Now is the time for food and drink sector to plan for future relationship with EU - David Thomson
On January 31 the transition period between the United Kingdom and the European Union will come to an end. Time is ticking away for food and drink businesses to get ready for what that actually means for their trading relationship with the EU.
For the majority of this year food and drink manufacturers in Scotland and across the UK have been fully focused on the impact of Covid-19. Their priorities have been to keep their employees safe, ensure there is enough food on the supermarket shelves, and to look for other opportunities to sell their products – in particular for those that supply the hospitality industry.
These businesses adapted quickly and found new innovative ways of working. Their employees were at the heart of this and are truly hidden heroes. Their hard work ensured the nation was fed and that support was available for the people in their local communities that needed it most. This has meant that many businesses, particularly smaller food and drink companies, have simply not had the head space to plan for their future relationship with the EU.
Throughout the crisis food and drink businesses showed great resilience, quickly putting in place crisis and risk management plans. This has made many businesses stronger and allowed them to develop new skills. Now is the time for our food and drink businesses to put all of this experience and energy into planning for their future relationship with their customers and suppliers in the EU.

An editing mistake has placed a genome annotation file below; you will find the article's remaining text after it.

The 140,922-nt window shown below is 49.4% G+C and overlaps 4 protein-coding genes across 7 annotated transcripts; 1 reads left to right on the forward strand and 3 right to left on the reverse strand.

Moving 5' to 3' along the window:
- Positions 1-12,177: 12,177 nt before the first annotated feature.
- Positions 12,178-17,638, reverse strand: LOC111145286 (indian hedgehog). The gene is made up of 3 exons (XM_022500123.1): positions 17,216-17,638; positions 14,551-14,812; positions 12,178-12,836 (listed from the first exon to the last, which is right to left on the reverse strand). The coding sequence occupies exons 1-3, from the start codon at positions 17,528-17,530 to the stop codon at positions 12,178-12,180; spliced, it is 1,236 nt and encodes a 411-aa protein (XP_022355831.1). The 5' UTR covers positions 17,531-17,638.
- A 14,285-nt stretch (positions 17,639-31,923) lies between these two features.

To help members our EU Exit Committee has been meeting fortnightly to talk about the key issues and risk and of course the opportunities. There are some important lessons we have learnt through this work.
We started by waiting for all the answers we needed from governments across the UK. But we learnt that government officials will probably never have the answers to all of our questions. Now is the time to accept that and the uncertainties and risks ahead. Managing risks is what businesses do, after all.
We quickly realised we need to keep it simple and manageable. We wasted months worrying about the scale of the challenge. But at FDF we’ve condensed our preparations down to four key areas: moving product across borders, regulatory changes such as labelling and plant and animal health, making sure the EU colleagues in our UK businesses feel welcome, and preparing for the specific situation in Northern Ireland. Our policy leads at FDF have become experts in these areas. Our members need to make use of this fantastic resource – they are here to help you.
Finally, we urge businesses to keep asking questions. More and more information on what we need to do to prepare is being provided by government officials. But this has not always given us the information we need. And this information could continue to change even after the end of the transition period. What businesses really need to have is a simple list of the new requirements and a detailed process to follow for each. For example, what are the new labelling changes and what do we need to do?
Please remember we are all in this together and to make the best use of the support that is out there – including from the FDF, and the Scottish and UK Governments. I suggest you have a look at both the Eu Exit Food Hub and Prepare for Brexit websites as a starter! Find them at euexitfoodhub.co.uk and prepareforbrexit.scot
David Thomson, CEO, Food and Drink Federation (FDF) Scotland
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